Denver Broncos senior executives will meet Monday at the team's Dove Valley facility to discuss discipline for the recent driving under the influence arrests of personnel chiefs Matt Russell and Tom Heckert, according to a club source.
President Joe Ellis and executive vice president of football operations John Elway will be in attendance, and owner Pat Bowlen will be part of the talk via conference call. Per a team source, the team sanctions are expected to be significant, with financial repercussions and suspensions. The club has driven the process and, according to a team source, will levy its own discipline independent of the league discipline. The NFL then would look at the penalties and determine if further action is necessary.
Russell was arrested for possible DUI earlier this month in Colorado after being involved in an accident with a police vehicle. He was charged with DUI, having an open container of alcohol in his vehicle, careless driving resulting in injury and failure to display proof of insurance, according an affidavit obtained by NFL Network and NFL.com.
Heckert was charged with driving a vehicle under the influence of drugs or alcohol, driving a vehicle with a blood-alcohol content of 0.08 or more and careless driving June 11 in Parker, Colo., a Douglas County Jail spokesman told NFL.com and NFL Network.
The NFL is monitoring the Broncos' handling of the process. Denver officials met Heckert the day after his June 11 DUI arrest and alerted the league right away, although the case didn't come to light until after Russell's DUI arrest. Since then, team officials have remained in contact with the NFL's New York office.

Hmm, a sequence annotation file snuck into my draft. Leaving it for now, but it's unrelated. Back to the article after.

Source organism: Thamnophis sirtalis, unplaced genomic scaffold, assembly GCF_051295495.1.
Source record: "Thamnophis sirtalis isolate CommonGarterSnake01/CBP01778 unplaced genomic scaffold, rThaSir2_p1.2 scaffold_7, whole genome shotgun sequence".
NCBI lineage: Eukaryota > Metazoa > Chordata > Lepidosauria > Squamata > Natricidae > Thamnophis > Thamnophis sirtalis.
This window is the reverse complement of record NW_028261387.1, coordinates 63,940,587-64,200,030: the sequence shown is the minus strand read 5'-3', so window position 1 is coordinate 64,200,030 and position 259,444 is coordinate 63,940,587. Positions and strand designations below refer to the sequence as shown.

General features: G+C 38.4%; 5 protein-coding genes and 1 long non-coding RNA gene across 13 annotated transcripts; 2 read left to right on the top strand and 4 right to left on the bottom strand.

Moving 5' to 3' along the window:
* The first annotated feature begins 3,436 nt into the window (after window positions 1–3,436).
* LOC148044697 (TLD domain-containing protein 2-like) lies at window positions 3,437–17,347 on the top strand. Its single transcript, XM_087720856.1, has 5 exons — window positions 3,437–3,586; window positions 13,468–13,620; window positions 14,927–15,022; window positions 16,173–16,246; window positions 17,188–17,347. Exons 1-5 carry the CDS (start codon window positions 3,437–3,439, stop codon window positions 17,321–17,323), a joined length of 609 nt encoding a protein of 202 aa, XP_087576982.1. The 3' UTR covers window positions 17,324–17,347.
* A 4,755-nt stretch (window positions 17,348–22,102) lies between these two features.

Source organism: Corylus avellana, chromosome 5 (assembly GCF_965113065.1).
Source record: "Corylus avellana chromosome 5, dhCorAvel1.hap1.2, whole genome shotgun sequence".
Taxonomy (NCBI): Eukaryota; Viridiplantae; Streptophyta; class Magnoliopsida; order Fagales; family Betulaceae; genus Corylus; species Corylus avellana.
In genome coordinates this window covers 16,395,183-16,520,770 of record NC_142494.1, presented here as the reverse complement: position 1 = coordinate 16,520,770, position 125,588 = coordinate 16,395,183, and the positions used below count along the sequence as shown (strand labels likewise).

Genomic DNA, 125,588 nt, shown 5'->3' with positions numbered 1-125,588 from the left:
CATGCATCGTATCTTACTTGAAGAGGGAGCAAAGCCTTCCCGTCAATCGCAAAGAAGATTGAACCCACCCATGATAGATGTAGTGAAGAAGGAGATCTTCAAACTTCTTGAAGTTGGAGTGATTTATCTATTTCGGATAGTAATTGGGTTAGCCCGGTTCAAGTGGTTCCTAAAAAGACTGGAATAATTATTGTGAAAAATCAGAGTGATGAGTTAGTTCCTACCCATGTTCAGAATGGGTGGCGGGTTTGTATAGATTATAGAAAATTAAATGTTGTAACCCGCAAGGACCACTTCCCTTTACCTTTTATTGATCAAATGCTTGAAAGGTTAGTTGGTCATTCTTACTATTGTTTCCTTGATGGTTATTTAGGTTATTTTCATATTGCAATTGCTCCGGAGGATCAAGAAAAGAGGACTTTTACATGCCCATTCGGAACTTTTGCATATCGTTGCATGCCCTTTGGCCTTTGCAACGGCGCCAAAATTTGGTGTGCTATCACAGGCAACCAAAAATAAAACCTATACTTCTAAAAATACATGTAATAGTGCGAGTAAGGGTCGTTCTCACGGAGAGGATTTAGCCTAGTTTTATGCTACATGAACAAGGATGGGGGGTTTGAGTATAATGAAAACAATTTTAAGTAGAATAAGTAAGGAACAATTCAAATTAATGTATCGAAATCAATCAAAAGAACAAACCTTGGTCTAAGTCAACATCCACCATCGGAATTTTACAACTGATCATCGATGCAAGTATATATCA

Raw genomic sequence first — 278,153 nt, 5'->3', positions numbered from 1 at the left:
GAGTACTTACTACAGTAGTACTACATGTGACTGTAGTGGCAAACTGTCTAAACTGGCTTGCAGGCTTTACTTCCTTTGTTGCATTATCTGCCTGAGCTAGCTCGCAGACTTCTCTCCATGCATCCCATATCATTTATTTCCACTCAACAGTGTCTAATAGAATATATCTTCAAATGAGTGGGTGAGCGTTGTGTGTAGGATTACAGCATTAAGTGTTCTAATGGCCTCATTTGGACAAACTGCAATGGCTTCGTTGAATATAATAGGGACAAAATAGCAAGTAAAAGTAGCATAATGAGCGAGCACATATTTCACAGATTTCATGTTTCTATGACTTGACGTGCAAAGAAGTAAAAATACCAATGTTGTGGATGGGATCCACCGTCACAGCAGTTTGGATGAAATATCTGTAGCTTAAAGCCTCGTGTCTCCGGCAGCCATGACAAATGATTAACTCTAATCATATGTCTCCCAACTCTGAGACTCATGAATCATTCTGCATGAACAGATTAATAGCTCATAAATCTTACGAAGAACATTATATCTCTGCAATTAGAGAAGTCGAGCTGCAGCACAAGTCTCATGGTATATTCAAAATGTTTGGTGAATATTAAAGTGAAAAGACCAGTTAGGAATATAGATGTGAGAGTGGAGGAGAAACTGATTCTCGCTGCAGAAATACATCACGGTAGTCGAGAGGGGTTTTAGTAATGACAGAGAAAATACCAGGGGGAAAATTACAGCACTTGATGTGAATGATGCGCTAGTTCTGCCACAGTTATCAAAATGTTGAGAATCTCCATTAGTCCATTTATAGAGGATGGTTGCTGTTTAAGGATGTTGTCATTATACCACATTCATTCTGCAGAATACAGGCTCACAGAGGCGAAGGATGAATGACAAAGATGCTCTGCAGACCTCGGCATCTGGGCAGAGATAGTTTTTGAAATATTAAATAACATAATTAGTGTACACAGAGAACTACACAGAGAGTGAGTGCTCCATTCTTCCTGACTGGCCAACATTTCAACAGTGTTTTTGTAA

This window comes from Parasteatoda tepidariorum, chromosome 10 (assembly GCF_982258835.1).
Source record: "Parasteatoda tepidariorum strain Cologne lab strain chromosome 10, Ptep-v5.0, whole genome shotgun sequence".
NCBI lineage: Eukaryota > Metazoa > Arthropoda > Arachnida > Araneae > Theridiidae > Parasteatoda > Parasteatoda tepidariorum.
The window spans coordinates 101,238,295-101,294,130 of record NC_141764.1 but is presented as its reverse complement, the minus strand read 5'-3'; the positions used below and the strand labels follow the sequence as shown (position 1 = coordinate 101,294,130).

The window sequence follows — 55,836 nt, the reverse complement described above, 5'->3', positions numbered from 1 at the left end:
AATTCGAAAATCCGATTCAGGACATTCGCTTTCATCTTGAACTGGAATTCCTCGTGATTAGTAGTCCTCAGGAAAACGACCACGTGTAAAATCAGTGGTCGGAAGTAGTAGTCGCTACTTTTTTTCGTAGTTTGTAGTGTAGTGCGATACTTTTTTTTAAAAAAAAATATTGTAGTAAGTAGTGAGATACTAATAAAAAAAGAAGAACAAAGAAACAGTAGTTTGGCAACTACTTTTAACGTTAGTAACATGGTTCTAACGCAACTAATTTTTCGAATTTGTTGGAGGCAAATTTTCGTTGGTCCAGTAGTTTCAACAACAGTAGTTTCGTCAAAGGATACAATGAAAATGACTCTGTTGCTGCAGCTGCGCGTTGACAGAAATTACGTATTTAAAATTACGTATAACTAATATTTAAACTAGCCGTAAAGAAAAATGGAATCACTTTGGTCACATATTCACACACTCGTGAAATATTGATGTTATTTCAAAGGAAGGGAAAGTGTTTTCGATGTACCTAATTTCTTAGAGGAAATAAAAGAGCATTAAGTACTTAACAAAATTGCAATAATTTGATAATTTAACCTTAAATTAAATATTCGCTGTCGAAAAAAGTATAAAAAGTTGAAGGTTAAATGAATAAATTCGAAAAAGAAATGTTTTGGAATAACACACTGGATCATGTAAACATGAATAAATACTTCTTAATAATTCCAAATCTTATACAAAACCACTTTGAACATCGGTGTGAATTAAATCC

The Broncos also could find themselves subject to the league's salary remittance policy, which penalizes clubs for repeat offenses within an organization. According to league rules, Commissioner Roger Goodell has the authority to apply non-player suspensions to the policy.
Under the policy, if a second player or employee is suspended within the same season, the league can fine the team 25 percent of that player or employee's salary up to $200,000. For a third player or employee suspended, the league can fine the club 33 percent of that player or employee's salary up to $350,000. For a fourth player or employee suspended, the league can fine the club 50 percent of that player or employee's salary up to $500,000.
So for Denver, because these would be the first Bronco suspensions in 2013, Heckert's suspension would be first and the Russell's would be the second going into the formula.
League officials acted on a similar case three years ago, levying a 30-day suspension and $100,000 fine on Detroit Lions president Tom Lewand for a DUI. The NFL later reduced the suspension to 21 days.
Goodell also wrote a letter to Lewand, which said, in part, "You occupy a special position of responsibility and trust, and -- as you have publicly acknowledged -- your conduct must be consistent with someone in that position."